By clearing himself of colluding with the Russians in his break-up letter to James Comey, President Donald Trump has made a pressing question even more urgent: Now that he has fired the FBI director who was overseeing the investigation into whether his campaign worked with our enemies to help get him elected, will Senate Republicans finally be forced to focus on this non-trivial matter?
In sending out a spokeswoman to say it’s time to move on, Trump only underscored why Republicans can’t do that.
Sens. Ben Sasse of Nebraska and Richard Burr of North Carolina immediately questioned the timing of the decision. Arizona’s John McCain called it “unprecedented,” “unfortunate” and “not a good thing for America.”
But more typical was the delicately scented potpourri of a non-response from Missouri’s own Roy Blunt: “Director Comey has served the country well in a number of different roles. Many, including myself, have questioned his actions more than once over the past year. I believe new leadership at the FBI will restore confidence in the organization and among the people who do the hard work to carry out its mission.”
This determination to avoid even a glance at the bigger picture is why Clapper, the former national intelligence director, did everything but set himself on fire at a hearing this week to try to get Senate Republicans to stop hiding their eyes: “Concern about the egregious Russian interference in our election process is so critically serious as to merit focus, hopefully bipartisan focus, by the Congress and the American people.” Some spy chief, right? You didn’t need special intel to know that wasn’t going to happen.
Instead, Republicans wanted to know which Obama official to blame for “unmasking” Trump or any of his campaign aides in the course of their surveillance of foreign targets. Who, they wanted to know, had leaked news of Moscow’s meddling? And why again hadn’t Yates, who was acting attorney general when Trump fired her, defended his Muslim travel ban?
Unfortunately for them, Yates told them, answering with a crisp, straightforward professionalism that put their own narrower concerns in an even less flattering light. Poor patriotic Clapper also persisted in thinking that senators needed to hear that after disrupting our election, the Russians “must be congratulating themselves for having exceeded their wildest expectations.” And of course, planning more of the same.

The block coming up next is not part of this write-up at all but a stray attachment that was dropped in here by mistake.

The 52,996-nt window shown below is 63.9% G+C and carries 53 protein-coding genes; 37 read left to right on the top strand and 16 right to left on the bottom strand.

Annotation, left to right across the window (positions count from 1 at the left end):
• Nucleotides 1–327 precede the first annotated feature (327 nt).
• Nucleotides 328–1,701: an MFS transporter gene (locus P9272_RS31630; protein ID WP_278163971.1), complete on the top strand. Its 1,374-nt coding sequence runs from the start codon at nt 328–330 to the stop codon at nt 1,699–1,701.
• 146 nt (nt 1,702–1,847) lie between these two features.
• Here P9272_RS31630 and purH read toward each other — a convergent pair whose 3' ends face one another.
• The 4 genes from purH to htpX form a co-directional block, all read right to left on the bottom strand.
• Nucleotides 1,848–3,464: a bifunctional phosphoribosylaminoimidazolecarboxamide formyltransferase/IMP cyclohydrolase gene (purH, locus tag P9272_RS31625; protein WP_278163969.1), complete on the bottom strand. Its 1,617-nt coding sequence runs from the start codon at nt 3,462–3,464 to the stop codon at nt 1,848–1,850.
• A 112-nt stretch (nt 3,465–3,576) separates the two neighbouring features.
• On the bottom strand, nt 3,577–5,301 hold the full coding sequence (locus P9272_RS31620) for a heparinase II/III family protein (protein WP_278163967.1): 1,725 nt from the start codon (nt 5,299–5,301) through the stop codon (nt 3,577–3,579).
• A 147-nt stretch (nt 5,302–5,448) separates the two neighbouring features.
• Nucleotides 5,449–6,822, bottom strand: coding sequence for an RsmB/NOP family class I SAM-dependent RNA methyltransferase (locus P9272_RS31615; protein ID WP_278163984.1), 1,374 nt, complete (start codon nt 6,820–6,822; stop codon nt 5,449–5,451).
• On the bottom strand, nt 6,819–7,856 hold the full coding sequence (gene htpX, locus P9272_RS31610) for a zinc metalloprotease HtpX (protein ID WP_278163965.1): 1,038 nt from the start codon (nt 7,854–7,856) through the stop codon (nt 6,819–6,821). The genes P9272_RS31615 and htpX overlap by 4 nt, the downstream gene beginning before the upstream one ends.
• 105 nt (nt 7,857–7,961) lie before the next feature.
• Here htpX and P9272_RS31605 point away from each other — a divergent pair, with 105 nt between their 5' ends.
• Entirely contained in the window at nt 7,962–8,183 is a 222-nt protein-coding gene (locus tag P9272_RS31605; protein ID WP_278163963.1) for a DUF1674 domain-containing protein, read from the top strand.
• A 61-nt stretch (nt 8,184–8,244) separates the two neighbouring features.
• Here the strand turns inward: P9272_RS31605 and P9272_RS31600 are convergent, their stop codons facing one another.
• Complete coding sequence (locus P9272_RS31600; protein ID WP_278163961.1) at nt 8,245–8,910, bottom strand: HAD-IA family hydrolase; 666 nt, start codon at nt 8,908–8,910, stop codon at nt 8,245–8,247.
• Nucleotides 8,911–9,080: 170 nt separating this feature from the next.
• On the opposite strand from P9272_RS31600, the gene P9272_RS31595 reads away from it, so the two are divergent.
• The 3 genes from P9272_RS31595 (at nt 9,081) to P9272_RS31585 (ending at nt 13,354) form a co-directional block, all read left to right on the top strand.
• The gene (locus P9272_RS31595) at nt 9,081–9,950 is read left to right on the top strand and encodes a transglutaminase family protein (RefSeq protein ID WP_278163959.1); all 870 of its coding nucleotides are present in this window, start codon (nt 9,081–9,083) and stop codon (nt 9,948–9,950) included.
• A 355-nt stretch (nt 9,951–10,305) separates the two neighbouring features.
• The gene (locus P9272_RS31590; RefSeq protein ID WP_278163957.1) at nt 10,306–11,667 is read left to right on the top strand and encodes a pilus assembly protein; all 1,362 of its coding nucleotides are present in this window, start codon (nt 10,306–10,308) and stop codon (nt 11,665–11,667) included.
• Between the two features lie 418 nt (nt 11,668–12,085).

So, Texan Ted Cruz asked, how about those Huma Abedin emails? The purity of that kind of partisan response — straight-up party over country, without evidence of a struggle — is why Trump’s promise to “drain the swamp” locked in a lot voters.
But now the swamp things are deflecting attention from how Trump ignored Barack Obama’s direct warning that Michael Flynn, Trump’s pick for national security adviser, had lied and had been compromised by Russia. Will those same voters really penalize them?
Up until now, anyway, rank-and-file Republicans have mirrored their leaders on the Hill. They, too, have repeated even the most nonsensical of Trump’s tweeted talking points and have shown a general lack of curiosity about how Russia hacked our democracy.
That has to end now because the moment demands it. Republicans will have to stand up to the president instead of pretending they can’t see how serious the threat is. A threat not so much from Russia as from their own reluctance to find out why our commander-in-chief has fired two people — Yates, the career prosecutor, and Comey, the ever-tortured Hamlet of the Hoover Building — with more allegiance to the country than to him.
Until that changes, the country will be in danger, and the status quo Trump ran against will be as safe as ever.
This column first appeared in USA Today.